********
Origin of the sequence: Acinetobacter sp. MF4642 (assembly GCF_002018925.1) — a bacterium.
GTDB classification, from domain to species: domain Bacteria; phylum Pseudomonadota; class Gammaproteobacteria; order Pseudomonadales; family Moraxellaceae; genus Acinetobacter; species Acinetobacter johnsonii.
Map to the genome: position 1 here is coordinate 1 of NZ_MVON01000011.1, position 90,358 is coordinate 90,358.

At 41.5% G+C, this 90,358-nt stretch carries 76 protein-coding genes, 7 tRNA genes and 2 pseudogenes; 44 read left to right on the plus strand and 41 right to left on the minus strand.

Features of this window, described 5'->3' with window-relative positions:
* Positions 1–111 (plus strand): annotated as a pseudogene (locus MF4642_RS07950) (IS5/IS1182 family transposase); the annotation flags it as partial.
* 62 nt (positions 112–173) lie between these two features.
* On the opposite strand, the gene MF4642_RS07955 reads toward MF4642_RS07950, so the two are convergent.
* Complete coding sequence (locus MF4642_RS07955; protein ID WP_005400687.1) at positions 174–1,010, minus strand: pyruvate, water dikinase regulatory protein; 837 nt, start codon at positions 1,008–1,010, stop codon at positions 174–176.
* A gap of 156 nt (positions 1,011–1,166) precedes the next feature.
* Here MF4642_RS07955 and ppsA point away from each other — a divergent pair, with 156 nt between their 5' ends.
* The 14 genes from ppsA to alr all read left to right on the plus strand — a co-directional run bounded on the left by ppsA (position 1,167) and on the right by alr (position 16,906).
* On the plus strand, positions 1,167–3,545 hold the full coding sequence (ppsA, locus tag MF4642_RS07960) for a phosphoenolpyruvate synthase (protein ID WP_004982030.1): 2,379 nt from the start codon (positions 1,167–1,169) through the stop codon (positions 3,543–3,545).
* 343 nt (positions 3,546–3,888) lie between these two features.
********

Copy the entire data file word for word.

Origin of the sequence: Acinetobacter sp. MF4642 (assembly GCF_002018925.1) — a bacterium.
GTDB classification, from domain to species: domain Bacteria; phylum Pseudomonadota; class Gammaproteobacteria; order Pseudomonadales; family Moraxellaceae; genus Acinetobacter; species Acinetobacter johnsonii.
Map to the genome: position 1 here is coordinate 1 of NZ_MVON01000011.1, position 90,358 is coordinate 90,358.

At 41.5% G+C, this 90,358-nt stretch carries 76 protein-coding genes, 7 tRNA genes and 2 pseudogenes; 44 read left to right on the plus strand and 41 right to left on the minus strand.

Features of this window, described 5'->3' with window-relative positions:
* Positions 1–111 (plus strand): annotated as a pseudogene (locus MF4642_RS07950) (IS5/IS1182 family transposase); the annotation flags it as partial.
* 62 nt (positions 112–173) lie between these two features.
* On the opposite strand, the gene MF4642_RS07955 reads toward MF4642_RS07950, so the two are convergent.
* Complete coding sequence (locus MF4642_RS07955; protein ID WP_005400687.1) at positions 174–1,010, minus strand: pyruvate, water dikinase regulatory protein; 837 nt, start codon at positions 1,008–1,010, stop codon at positions 174–176.
* A gap of 156 nt (positions 1,011–1,166) precedes the next feature.
* Here MF4642_RS07955 and ppsA point away from each other — a divergent pair, with 156 nt between their 5' ends.
* The 14 genes from ppsA to alr all read left to right on the plus strand — a co-directional run bounded on the left by ppsA (position 1,167) and on the right by alr (position 16,906).
* On the plus strand, positions 1,167–3,545 hold the full coding sequence (ppsA, locus tag MF4642_RS07960) for a phosphoenolpyruvate synthase (protein ID WP_004982030.1): 2,379 nt from the start codon (positions 1,167–1,169) through the stop codon (positions 3,543–3,545).
* 343 nt (positions 3,546–3,888) lie between these two features.